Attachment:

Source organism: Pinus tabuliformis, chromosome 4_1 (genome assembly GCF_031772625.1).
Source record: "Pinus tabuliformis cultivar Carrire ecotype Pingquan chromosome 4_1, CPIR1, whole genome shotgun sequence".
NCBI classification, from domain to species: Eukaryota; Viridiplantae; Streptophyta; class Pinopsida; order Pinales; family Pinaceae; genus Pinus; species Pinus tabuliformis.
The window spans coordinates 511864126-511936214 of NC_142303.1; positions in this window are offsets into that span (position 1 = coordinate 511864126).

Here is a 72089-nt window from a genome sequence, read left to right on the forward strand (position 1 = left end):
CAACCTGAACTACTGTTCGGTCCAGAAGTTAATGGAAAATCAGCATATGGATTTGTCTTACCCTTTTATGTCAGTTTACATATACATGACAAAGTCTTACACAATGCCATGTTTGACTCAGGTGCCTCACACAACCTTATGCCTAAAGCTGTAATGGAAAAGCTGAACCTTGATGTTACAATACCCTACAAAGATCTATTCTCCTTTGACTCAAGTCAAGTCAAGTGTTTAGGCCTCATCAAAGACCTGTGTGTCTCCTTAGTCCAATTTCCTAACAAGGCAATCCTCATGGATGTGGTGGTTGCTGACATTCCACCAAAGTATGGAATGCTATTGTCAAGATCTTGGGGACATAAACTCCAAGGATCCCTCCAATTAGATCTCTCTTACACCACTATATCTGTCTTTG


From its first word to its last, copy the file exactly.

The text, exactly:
Source organism: Pinus tabuliformis, chromosome 4_1 (genome assembly GCF_031772625.1).
Source record: "Pinus tabuliformis cultivar Carrire ecotype Pingquan chromosome 4_1, CPIR1, whole genome shotgun sequence".
NCBI classification, from domain to species: Eukaryota; Viridiplantae; Streptophyta; class Pinopsida; order Pinales; family Pinaceae; genus Pinus; species Pinus tabuliformis.
The window spans coordinates 511864126-511936214 of NC_142303.1; positions in this window are offsets into that span (position 1 = coordinate 511864126).

Here is a 72089-nt window from a genome sequence, read left to right on the forward strand (position 1 = left end):
CAACCTGAACTACTGTTCGGTCCAGAAGTTAATGGAAAATCAGCATATGGATTTGTCTTACCCTTTTATGTCAGTTTACATATACATGACAAAGTCTTACACAATGCCATGTTTGACTCAGGTGCCTCACACAACCTTATGCCTAAAGCTGTAATGGAAAAGCTGAACCTTGATGTTACAATACCCTACAAAGATCTATTCTCCTTTGACTCAAGTCAAGTCAAGTGTTTAGGCCTCATCAAAGACCTGTGTGTCTCCTTAGTCCAATTTCCTAACAAGGCAATCCTCATGGATGTGGTGGTTGCTGACATTCCACCAAAGTATGGAATGCTATTGTCAAGATCTTGGGGACATAAACTCCAAGGATCCCTCCAATTAGATCTCTCTTACACCACTATATCTGTCTTTG